Obama’s approval rating sits at a comfortable 53%-42%, above the national average, and a nine-point improvement in the poll from November.
(In November -- after the Democrats' shellacking in the midterms -- the president’s approval in the poll was split at 44%-43%.)
By contrast, Walker’s approval rating is upside down – with 43% approving and 53% disapproving of how he’s handling his job.
Walker’s “strongly disapprove” is a sky-high 45%; Obama’s is 26%. Walker’s favorability rating – also 43%-53% -- mirrors his approval.
His negative rating is up 18 points from November, when his rating was 45%/35%.
His “strongly unfavorable” is up to 41% from a “very unfavorable” rating of just 19% in November.
Question: Who's crowing now?
h/t Andrew Sullivan's The Daily Dish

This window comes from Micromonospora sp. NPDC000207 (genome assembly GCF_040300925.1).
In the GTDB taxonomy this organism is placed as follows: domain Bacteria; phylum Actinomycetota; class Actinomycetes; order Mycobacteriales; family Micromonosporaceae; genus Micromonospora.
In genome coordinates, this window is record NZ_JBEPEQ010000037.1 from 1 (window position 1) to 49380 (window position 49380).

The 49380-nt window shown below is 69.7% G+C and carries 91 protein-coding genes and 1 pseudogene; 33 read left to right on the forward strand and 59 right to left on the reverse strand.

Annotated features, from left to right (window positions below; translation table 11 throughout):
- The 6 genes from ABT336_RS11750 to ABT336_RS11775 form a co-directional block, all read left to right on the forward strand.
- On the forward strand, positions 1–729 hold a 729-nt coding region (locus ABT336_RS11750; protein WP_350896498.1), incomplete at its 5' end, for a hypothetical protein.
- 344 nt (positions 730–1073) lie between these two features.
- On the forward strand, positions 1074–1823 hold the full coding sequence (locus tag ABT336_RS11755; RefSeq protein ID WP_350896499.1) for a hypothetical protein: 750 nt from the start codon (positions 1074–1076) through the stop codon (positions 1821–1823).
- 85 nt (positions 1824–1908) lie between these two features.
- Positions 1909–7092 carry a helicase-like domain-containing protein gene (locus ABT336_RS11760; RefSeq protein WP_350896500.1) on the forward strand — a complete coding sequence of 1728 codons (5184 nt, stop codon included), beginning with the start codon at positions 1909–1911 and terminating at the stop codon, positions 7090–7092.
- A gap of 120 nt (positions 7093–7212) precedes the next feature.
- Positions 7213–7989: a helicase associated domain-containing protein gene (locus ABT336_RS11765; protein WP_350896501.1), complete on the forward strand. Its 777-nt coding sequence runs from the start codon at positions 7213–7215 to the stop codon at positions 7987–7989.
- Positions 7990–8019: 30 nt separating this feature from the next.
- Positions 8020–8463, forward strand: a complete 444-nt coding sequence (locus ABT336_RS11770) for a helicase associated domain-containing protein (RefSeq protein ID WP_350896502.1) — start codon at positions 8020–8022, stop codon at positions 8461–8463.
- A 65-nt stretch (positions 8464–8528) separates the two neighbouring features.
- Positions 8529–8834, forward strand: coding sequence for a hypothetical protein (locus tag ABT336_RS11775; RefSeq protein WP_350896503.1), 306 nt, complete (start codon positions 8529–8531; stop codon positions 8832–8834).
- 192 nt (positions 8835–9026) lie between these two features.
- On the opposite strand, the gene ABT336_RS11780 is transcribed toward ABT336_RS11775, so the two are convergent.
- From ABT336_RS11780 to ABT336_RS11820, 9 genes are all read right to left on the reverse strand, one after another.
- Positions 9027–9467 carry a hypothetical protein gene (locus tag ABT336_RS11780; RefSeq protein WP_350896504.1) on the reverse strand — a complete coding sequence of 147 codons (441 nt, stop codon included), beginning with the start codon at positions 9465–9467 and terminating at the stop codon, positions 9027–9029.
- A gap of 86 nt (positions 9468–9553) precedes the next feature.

"Wisconsin's Democrats have been filibustering with their feet, and it's not clear how much longer they can keep it up. That's how it's supposed to be: thwarting the will of the elected majority is supposed to be difficult, not routine. What the Democrats have is the next election, not to mention the recall effort they've launched against a handful of Senate Republicans. "It's really up to the public to be engaged in carrying the torch on this issue," Jauch told the Journal. And shouldn't it be? The Democrats have shown the voters exactly what it is that they voted for in Walker. His effort to quietly gut collective bargaining in Wisconsin has been a huge failure. Democrats have turned up the volume in the Capitol to "deafening." But at some point, the state will have to move on. The question between now and then is whether the voters can persuade some of the Republicans to come to the middle, and if the Republicans refuse their entreaties, what sort of retribution the voters will visit on them for their stubbornness."